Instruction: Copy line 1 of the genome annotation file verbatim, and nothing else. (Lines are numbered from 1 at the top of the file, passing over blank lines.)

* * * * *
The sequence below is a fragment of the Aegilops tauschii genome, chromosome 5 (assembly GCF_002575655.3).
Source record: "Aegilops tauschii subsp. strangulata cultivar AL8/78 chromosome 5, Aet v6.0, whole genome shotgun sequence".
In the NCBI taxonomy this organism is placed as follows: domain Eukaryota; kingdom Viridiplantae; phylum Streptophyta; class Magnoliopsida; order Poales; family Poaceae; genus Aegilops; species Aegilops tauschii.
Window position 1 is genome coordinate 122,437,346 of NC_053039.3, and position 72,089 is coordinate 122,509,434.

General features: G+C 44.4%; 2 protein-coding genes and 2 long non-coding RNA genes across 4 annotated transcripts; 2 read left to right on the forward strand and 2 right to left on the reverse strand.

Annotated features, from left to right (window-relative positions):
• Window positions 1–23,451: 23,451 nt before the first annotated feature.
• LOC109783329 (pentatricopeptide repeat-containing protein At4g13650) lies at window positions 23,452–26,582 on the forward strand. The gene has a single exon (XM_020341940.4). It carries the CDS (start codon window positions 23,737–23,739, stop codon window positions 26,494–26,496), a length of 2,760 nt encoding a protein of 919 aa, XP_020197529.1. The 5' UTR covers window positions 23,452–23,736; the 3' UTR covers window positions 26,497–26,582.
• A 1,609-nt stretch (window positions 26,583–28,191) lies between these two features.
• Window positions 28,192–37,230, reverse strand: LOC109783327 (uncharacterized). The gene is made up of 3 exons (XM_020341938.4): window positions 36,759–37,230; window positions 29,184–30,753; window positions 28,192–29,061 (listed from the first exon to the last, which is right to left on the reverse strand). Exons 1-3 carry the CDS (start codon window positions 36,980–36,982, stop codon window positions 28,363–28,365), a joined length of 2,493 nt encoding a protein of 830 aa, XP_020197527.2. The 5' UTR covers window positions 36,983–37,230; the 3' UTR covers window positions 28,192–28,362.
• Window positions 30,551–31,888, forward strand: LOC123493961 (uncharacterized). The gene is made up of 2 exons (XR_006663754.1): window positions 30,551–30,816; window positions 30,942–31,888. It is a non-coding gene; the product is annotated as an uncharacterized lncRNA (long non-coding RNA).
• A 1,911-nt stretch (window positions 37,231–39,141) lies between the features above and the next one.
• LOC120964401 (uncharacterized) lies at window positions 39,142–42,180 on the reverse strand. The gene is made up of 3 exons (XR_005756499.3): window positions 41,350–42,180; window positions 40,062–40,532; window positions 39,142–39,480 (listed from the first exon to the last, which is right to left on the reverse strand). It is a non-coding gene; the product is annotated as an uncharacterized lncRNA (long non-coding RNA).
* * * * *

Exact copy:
The sequence below is a fragment of the Aegilops tauschii genome, chromosome 5 (assembly GCF_002575655.3).